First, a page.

South Carolina Gov. Nikki Haley will deliver the Republican Party’s official response to the State of the Union on January 12, a major test for someone considered to be a potential nominee for vice president.
Haley will get a prime-time national platform to offer a contrast not only with President Barack Obama’s agenda for his final year in office, but also with Democrats seeking to succeed him in November’s election.
“This is a time of great challenges for our country, but also of great opportunities. I intend to speak about both,” Haley said Tuesday in a statement.
The popular governor, whose parents emigrated from India, is the youngest chief executive running a state. And she offers the GOP an opportunity to reach out to women at a time when the nasty presidential contest has featured debate that many party leaders are worried could turn off female voters.
“In a year when the country is crying out for a positive vision and alternative to the status quo, Gov. Haley is the exact right choice to deliver the Republican address to the nation,” House Speaker Paul Ryan said in a statement on Tuesday.
Haley’s South Carolina is both home to one of the early and critical primary contests and was a focal point this summer as protests rose over the Confederate flag. The governor rose to prominence when she helped take down the Confederate flag from the state’s capitol grounds in Columbia. She also received bipartisan praise for her handling of the tragic mass shooting at a church in Charleston killing nine last June.
Haley, who is Indian-American, has long been seen as a rising star in the GOP eager to promote women of color. The speaking engagement following the president has bedeviled many other fresh faces in the GOP, however, and could pose a challenge to Haley as well.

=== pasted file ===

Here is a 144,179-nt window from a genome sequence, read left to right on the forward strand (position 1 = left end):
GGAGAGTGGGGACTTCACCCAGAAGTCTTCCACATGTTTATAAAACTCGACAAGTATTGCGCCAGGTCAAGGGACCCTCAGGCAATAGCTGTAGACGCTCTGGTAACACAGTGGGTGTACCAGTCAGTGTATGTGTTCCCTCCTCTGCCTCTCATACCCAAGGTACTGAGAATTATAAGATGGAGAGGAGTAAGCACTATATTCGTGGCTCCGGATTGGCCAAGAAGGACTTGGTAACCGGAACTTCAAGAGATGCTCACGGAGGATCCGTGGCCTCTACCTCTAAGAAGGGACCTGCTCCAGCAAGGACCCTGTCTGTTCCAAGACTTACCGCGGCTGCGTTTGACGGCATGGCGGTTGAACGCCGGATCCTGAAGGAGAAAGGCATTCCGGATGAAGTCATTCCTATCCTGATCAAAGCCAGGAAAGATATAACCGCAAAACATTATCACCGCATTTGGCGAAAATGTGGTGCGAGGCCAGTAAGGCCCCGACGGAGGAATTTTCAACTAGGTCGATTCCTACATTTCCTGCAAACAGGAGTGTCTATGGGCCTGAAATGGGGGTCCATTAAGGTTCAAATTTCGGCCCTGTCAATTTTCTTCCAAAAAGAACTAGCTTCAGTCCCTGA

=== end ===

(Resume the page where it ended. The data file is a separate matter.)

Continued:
Including Haley, Republican women have delivered the last three GOP responses – Sen. Joni Ernst of Iowa spoke in 2015 and Rep. Cathy McMorris Rodgers of Washington did so in 2014.
Ryan gave the address back in 2011, the year the GOP regained control of the House of Representatives.
But those selected by party leaders to give the nationally televised speech haven’t always gained political benefits from the spotlight.
Florida Sen. Marco Rubio, now running for president, delivered the response in 2013. Many viewed his selection as an effort to broaden the party’s appeal after the 2012 election saw a significant drop in support from women and Hispanic voters. But Rubio’s speech was most remembered for his awkward pause in the speech when he lunged for a bottle of water.
Louisiana Gov. Bobby Jindal, who dropped out of the 2016 presidential contest in November, delivered the response after Obama’s first joint address to Congress in 2009, but his speech was mostly panned. Then-Virginia Gov. Bob McDonnell delivered the 2010 response from the statehouse in Richmond with an audience in the room listening to him. But the once-promising politician was later indicted by federal prosecutors for taking gifts from political supporters. After conviction he’s now facing prison time.